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Reduce Footprint with Robotic Parking

Perhaps the most technologically advanced of parking systems is epitomized by Robotic Parking Systems, of Clearwater, FL.

The automobile is like a member of the family. It needs a space of its own so that residents and property owners alike are happy. Luckily there are
some nifty technological solutions that, if budget allows or local ordinances require, are likely to maintain that happiness quotient while solving a
number of challenges.

"When designing residential solutions, the biggest issue isn't figuring how how to design this many one- or two-bedroom units," says Chris Texter,
principal with architectural and planning firm KTGY Group, in Irvine, CA. "The hard part is figuring out where to put the cars without swallowing up your land."

Moreover, today's urban residential developments often include retail and office space in a mixed-use environment. Parking here is even more essential, but often less available.

Thus, some of the more compelling parking technologies are most closely identified with saving space. They involve a wide variety of mechanical lifts, turntables and fully robotic parking systems that can be suitable in urban environments where a project's footprint is small.

Texter, for example, has designed a project in Berkeley, CA, that featured out of necessity a subterranean garage with auto lifts from Klaus Car Parking Systems, in Lafayette, CA, lifting one level of cars overhead to make room for more underneath. Here the system has managed to fit 98 vehicles into an area fit for only 35 normal parking spaces.

A leader in installing these types of systems is American Custom Lifts, based in San Diego, CA. There's the usual array of lifts that hoist up one car to make room for another underneath, but for high-end applications the company also markets a system called PhantomPark, which (as its name implies) can be virtually hidden from view until operated. A car can drive onto the surface-level platform, and then be lowered to below-grade to make room for a second car on the surface. With enough overhead room, the whole contraption can be raised to retrieve the bottom car without disturbing the top one.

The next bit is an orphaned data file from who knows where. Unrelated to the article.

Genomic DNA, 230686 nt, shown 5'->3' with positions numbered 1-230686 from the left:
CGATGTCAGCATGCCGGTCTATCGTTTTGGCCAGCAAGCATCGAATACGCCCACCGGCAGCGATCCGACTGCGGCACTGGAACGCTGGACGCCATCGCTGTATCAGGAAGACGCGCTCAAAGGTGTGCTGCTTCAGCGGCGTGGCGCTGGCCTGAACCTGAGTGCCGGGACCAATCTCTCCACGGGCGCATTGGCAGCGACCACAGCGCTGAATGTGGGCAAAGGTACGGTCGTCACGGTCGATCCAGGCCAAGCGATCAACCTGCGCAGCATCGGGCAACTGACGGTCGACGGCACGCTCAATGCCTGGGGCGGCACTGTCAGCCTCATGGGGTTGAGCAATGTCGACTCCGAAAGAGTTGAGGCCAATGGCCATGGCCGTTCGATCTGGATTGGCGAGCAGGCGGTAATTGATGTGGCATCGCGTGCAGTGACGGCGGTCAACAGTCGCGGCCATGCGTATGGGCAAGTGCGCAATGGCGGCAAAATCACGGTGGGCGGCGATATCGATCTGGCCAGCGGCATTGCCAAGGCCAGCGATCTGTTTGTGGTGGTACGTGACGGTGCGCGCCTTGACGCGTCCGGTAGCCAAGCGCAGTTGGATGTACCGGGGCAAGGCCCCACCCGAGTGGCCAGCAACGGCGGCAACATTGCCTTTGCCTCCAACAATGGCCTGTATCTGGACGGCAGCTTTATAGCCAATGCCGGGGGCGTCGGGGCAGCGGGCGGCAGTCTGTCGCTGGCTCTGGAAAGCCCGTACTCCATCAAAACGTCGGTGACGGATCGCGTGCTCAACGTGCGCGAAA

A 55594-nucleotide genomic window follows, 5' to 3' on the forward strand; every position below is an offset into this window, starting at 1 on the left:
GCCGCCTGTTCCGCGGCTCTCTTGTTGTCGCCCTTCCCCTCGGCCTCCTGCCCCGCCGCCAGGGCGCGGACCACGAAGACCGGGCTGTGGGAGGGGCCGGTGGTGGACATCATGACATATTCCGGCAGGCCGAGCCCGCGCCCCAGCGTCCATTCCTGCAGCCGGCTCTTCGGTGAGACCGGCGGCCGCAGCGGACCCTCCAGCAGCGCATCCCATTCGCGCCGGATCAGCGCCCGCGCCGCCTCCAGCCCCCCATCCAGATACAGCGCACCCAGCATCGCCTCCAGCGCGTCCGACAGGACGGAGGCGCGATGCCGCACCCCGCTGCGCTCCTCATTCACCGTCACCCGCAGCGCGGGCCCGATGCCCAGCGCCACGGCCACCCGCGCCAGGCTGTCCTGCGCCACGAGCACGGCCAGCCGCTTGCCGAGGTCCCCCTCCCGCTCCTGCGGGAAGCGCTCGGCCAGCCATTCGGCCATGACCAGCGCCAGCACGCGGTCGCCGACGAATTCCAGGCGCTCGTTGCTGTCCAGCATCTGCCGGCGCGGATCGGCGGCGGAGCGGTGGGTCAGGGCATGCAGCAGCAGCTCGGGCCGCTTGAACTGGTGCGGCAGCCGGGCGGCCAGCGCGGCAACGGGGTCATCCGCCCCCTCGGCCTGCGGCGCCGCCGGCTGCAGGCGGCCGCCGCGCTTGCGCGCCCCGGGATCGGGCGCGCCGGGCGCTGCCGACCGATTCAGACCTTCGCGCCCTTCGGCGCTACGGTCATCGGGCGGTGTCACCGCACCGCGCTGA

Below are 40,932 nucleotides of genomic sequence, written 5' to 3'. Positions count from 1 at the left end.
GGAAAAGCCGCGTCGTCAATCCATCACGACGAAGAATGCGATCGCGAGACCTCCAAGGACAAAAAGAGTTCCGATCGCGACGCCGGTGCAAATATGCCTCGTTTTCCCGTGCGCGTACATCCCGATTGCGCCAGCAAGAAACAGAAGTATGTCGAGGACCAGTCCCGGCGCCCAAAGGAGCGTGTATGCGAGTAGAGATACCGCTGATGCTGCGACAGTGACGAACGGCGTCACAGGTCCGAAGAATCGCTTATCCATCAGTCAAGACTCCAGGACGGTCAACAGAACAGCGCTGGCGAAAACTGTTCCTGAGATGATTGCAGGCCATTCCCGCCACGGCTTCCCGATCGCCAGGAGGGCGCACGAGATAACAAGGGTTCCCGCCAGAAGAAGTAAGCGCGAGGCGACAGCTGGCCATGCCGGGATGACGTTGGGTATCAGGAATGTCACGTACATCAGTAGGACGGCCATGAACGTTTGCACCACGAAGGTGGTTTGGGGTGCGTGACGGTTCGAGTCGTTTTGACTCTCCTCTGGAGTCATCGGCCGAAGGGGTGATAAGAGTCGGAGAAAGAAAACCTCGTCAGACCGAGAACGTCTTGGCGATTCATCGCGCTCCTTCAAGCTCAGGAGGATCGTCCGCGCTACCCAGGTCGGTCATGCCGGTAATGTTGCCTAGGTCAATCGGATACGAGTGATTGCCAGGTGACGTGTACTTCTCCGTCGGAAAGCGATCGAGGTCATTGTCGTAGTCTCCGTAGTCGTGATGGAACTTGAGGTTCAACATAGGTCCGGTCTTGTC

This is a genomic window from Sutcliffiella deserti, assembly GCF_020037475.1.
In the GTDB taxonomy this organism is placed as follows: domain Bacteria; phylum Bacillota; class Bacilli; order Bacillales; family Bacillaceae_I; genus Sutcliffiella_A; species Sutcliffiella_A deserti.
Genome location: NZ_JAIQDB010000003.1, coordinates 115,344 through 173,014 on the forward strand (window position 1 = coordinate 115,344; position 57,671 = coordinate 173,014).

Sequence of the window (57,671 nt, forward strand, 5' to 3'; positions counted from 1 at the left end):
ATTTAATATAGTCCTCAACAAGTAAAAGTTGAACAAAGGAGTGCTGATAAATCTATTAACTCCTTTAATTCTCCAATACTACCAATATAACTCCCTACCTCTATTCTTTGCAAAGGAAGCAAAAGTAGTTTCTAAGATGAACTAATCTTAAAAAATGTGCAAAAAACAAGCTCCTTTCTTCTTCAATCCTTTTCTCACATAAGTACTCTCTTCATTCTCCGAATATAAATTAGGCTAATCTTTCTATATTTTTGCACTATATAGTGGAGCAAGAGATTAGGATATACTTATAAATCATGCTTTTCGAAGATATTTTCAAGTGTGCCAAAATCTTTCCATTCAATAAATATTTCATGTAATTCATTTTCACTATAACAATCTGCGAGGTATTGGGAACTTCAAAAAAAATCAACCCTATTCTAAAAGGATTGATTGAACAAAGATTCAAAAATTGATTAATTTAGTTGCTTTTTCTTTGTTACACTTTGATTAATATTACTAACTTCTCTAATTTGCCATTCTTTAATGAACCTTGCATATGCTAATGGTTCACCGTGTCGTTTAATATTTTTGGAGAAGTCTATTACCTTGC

The company's president, Brad Davies, notes that high-end condos in urban environments are more appropriate for the PhantomPark, first because of the space savings, and secondly because the lifting mechanism is virtually invisible. Then there's the cost; a simple two-car lift system can cost about $5,000, with the two-space PhantomPark system going for a cool $50,000.

A hands-off system

Perhaps the most technologically advanced of parking systems is epitomized by Robotic Parking Systems, of Clearwater, FL. A driver pulls into an entry bay, and the car is whisked away via a robotic-type mechanism into a storage stacking system. Upon return, the driver activates the retrieval system, and the car is delivered to the exit station.

"We're currently in the process of installing the system in a mixed-use residential-office building in Dubai with a 1,250-space garage, and a hotel-condo in Florida with 300 spaces," says Mary Lou DeWyngaert, chief administrative officer with Robotic Parking. "You can reduce the amount of parking space by 30 to 50 percent."

Besides the no-muss-no-fuss convenience of a robotic system, DeWyngaert says the security aspect can be attractive.

"You don't have people wandering around internal portions of a garage, where crime statistics may be high," she says.

While these systems can be pricey, they do feature some financial spill-over for the property. "Since parking in these situations is at a premium, property owners can be in a position to sell or rent the dramatically increased number of parking spaces," notes Texter. "And if you free up space in the garage, you can create added storage space which also can be a rental item. So you've got two benefits."

DeWyngaert adds that the freed-up space also can be used to add more residential units or retail space.

"Mechanical parking requires less land and less capital cost, and far less management and onsite labor," says James Rappoport, Finance/Investment Development Property Management Technology Architecture/Design Construction Green vice president of Daroff Design Inc.+DDI Architects, in Philadelphia. He adds that such systems also require less light and lower insurance premiums, "and thus there is the potential for more net income."

There's even a green element. With a fully automated robotic system there are no emissions in the garage, eliminating the need for open-air venting.

Carrying the green element further, Texter sees the time coming when multi-family properties will be installing electric-vehicle chargers in their parking garages. Electric vehicles are sure to become more numerous; charging systems can add a competitive, green cachet to a property, he notes, with the potential for a nifty income stream as well.

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